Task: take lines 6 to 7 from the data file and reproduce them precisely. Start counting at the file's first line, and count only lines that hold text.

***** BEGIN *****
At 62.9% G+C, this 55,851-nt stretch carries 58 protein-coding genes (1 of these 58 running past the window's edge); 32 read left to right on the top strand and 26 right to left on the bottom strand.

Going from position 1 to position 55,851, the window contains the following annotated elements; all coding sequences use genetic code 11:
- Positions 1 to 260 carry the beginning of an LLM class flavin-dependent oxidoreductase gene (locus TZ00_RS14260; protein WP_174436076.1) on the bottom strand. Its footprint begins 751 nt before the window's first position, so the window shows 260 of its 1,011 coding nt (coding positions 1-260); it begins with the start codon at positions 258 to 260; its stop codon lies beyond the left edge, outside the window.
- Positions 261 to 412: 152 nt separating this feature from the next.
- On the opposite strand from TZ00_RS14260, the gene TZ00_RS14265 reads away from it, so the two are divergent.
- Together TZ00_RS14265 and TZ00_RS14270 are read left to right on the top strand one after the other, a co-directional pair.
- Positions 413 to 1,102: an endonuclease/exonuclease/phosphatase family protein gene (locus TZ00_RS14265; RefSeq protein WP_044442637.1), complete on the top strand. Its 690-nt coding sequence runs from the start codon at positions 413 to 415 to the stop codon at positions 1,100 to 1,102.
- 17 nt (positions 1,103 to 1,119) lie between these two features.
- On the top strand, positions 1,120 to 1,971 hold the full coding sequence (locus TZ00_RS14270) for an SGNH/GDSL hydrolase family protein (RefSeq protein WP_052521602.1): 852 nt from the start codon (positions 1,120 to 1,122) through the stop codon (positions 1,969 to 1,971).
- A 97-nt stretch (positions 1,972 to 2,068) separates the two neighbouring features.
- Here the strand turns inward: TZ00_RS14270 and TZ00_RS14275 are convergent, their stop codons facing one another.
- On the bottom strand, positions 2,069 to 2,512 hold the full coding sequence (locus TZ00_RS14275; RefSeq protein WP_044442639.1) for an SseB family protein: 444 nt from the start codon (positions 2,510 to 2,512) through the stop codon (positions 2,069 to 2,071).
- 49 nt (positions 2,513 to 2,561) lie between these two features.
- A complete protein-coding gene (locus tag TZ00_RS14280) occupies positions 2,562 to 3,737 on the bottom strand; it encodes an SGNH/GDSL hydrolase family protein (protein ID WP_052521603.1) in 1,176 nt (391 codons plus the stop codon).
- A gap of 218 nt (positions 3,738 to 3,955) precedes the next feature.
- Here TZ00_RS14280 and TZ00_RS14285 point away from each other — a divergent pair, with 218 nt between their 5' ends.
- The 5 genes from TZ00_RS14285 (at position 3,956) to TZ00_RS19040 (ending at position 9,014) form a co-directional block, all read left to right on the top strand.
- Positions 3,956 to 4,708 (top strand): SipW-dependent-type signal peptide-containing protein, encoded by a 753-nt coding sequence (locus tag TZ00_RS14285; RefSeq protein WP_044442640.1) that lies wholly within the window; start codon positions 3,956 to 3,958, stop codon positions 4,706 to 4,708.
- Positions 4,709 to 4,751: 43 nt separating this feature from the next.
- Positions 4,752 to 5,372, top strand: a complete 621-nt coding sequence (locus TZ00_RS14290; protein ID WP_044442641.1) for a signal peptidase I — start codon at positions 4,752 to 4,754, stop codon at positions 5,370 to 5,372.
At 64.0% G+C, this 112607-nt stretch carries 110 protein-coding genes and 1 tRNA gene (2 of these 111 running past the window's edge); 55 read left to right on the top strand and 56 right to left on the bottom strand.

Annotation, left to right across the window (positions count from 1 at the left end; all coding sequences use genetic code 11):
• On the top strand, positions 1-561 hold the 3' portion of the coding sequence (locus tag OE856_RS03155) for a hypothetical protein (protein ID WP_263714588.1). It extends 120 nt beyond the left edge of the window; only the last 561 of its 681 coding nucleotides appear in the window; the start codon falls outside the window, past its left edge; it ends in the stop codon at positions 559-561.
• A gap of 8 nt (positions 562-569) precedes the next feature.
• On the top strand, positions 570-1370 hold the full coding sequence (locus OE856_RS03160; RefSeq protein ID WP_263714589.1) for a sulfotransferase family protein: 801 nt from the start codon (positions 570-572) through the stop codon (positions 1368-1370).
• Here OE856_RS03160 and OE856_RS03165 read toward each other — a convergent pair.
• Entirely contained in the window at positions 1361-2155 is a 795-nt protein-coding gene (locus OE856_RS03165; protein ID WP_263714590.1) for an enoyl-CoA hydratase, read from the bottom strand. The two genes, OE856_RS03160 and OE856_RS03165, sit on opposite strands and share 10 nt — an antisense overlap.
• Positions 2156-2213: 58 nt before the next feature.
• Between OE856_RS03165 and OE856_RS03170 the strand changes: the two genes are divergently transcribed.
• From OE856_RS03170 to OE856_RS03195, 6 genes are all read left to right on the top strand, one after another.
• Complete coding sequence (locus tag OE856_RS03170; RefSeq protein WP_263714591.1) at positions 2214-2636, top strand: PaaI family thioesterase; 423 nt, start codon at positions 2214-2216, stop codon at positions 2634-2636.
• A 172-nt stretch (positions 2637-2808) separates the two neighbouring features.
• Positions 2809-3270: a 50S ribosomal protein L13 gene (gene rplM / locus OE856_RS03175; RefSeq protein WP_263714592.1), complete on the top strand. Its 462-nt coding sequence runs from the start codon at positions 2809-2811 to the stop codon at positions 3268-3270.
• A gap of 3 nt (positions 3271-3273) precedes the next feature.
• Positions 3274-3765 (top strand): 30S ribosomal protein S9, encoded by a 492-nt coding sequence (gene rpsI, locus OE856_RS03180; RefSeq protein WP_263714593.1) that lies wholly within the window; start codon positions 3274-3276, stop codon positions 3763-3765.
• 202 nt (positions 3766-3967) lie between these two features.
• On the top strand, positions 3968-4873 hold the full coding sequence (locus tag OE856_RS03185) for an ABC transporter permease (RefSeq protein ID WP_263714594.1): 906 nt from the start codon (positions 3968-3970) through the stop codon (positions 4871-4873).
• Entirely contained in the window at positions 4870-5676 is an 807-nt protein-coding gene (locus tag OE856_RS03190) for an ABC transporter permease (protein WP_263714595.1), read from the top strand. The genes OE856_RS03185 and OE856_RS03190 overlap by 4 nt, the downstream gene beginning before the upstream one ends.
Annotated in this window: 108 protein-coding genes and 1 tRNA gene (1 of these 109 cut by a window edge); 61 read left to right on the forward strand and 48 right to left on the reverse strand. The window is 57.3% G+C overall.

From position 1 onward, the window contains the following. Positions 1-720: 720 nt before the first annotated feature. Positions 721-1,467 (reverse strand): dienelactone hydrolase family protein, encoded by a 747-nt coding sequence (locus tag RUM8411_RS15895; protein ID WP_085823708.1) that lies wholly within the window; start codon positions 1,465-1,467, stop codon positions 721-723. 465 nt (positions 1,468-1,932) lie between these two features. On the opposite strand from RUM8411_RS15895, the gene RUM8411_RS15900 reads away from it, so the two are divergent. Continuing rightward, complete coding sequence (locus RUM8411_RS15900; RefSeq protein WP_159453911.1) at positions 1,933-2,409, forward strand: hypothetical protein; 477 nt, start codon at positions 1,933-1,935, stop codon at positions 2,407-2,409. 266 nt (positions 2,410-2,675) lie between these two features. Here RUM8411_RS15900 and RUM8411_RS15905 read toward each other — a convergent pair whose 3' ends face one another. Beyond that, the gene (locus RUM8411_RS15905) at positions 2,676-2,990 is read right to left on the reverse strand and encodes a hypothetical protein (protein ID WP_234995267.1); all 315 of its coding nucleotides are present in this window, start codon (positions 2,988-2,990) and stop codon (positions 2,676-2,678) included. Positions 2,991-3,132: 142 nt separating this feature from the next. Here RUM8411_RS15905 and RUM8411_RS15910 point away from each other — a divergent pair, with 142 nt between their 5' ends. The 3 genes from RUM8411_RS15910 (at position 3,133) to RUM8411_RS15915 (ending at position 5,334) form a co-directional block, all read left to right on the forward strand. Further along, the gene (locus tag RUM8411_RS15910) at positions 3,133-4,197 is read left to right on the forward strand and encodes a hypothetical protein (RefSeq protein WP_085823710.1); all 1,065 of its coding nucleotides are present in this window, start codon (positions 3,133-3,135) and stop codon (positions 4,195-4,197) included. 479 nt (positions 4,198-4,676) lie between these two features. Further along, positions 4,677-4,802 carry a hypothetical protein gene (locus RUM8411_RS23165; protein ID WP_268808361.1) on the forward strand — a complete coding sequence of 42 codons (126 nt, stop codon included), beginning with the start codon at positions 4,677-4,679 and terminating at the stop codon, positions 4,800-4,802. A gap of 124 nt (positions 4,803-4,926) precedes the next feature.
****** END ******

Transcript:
- Together TZ00_RS14265 and TZ00_RS14270 are read left to right on the top strand one after the other, a co-directional pair.
- Positions 413 to 1,102: an endonuclease/exonuclease/phosphatase family protein gene (locus TZ00_RS14265; RefSeq protein WP_044442637.1), complete on the top strand. Its 690-nt coding sequence runs from the start codon at positions 413 to 415 to the stop codon at positions 1,100 to 1,102.